Watch the ad below for Democratic candidate for Iowa Governor Cathy Glasson. As Taylor Gipple writes at HuffPo, “If the Democratic Party wants to win back working class voters, Glasson is laying the groundwork as an ideal progressive candidate to model.” Glasson has embraced single-payer health care reform, tuittion-free community college, action to stop pollution in Iowa, a $15 minimum wage and a restoration of union membership for Iowa workers. I like how Glasson is shown intensely listening to diverse constituents:

In his Washington Post article, “The mysterious group that’s picking Breitbart apart, one tweet at a time,” Paul Farhi spotlights an innovative economic withdrawall strategy being deployed to check right-wing media: “Sleeping Giants’ basic approach is to make Breitbart’s advertisers aware that they are, in fact, Breitbart advertisers. Many apparently don’t know this, given that Web ads are often bought through third-party brokers, such as Google and Facebook. The brokers then distribute them to a network of websites according to algorithms that seek a specific target audience (say, young men) or a set number of impressions…As a result of such “programmatic” buying, advertisers often are in the dark about where their ads end up. Advertisers can opt out of certain sites, of course, but only if they affirmatively place them on a blacklist of sites….So when an ad appears on Breitbart, Sleeping Giants or one of its 109,000 Twitter followers and 35,000 Facebook followers flag the advertiser, often accompanied by an image of the sponsors’ ad next to a Breitbart story.” Farhi points out that Breitbart isn’t going away as a result of Sleeping Ginats campaign, since it is largely funded by right-wing sugar-daddy Robert Mercer. But more such campaigns to encourage corporate accountability for their support of extremist media would be a welcome trend.

In an excerpt of their book, “One Nation After Trump: A Guide for the Perplexed, the Disillusioned, the Desperate, and the Not-Yet Deported,” E.J. Dionne Jr., Thomas E. Mann and Norman J. Ornstein explain why “The election of Donald Trump could be one of the best things that ever happened to American democracy.” Among their observations: “The Trump jolt has done more than force the country to a necessary reckoning. It has also called forth a wave of activism, organizing and, perhaps most important, a new engagement by millions of Americans in politics at all levels. Large-scale demonstrations are part of the response, and so are grass-roots efforts by citizens to confront their legislators at town halls and any other venues where politicians can be found….The need to contain Trump has given life to new forms of organization. People of faith, across traditions, have stood up for the most vulnerable in confronting measures that have targeted immigrants and sought to roll back social protections. Lawyers have organized to combat the president’s travel bans, to protect the rights of undocumented individuals and to challenge Trump’s financial conflicts of interest. Public interest groups such as the Campaign Legal Center, Citizens for Responsibility and Ethics in Washington and the Project on Government Oversight have expanded their efforts on behalf of political reform, forging new alliances to fight the influence of big money in politics, protect voting rights, end gerrymandering, strengthen anti-corruption statutes and challenge the electoral college.”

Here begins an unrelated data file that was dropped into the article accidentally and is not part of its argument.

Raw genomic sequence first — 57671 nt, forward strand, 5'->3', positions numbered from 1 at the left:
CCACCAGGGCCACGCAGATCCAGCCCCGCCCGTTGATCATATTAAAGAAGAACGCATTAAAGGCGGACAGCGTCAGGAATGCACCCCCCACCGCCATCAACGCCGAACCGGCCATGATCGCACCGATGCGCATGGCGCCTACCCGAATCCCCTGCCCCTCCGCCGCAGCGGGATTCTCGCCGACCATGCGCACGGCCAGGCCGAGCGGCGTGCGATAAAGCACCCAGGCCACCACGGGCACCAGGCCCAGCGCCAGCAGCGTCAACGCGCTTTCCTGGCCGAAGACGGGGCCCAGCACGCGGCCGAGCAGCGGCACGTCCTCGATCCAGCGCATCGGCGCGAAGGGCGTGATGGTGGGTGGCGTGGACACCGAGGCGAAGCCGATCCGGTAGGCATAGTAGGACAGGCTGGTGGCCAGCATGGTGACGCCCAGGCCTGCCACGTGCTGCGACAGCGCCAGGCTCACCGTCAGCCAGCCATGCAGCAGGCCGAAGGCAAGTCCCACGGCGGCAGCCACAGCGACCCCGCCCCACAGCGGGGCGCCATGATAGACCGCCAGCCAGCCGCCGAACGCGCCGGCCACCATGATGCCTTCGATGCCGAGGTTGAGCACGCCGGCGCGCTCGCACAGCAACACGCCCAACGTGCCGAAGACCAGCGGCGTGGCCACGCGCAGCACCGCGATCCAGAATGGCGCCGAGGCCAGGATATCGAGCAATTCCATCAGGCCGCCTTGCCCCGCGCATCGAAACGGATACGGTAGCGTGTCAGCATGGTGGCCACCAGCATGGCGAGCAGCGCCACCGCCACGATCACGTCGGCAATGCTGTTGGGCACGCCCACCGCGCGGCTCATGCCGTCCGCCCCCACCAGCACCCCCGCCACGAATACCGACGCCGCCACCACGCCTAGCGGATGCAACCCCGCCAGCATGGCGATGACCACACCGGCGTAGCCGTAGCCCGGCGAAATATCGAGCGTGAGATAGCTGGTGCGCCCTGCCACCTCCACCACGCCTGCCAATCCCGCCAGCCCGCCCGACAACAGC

Phillip Elliot’s “Divided Democratic Party Debates Its Future as 2020 Looms” at Time provides a fairly conventional “Dems in Disarray” update, along with a plug for two promising Ohio leaders, Congressman Tim Ryan and Senator Sherrod Brown. Taking a step back and looking at the big picture, however, the divisions in question are normal enough for the big tent party, not all that far outside the usual ferment that characterizes the Democrats in years of victory, as well as defeat. But no major media outlet is going to publish a story entitled “Dems Fussing with Each Other, As Usual, But Polls and Record Number of Candidates Indicate They Are in Good Position for 2018 and 2020.” Still, Elliot does shed some light on key challenges Dems face, including:  “A poll from CNN/SSRS in August showed Democrats with an 11-percentage-point advantage over Republicans on a generic congressional ballot….The DNC has been hollowed out, first by Obama’s neglect and then by a Clinton campaign that raided its talent. Now it is trying to play catch-up, sending $10,000 a month to each state party to help add bodies and channel activists’ energy into permanent organizations. But the party is still $3.5 million in the red, and Republicans are outraising it by a margin of roughly 2 to 1…Today only 28% of House Democrats hail from states that don’t touch the Atlantic or Pacific oceans, down from 37% in 2007.”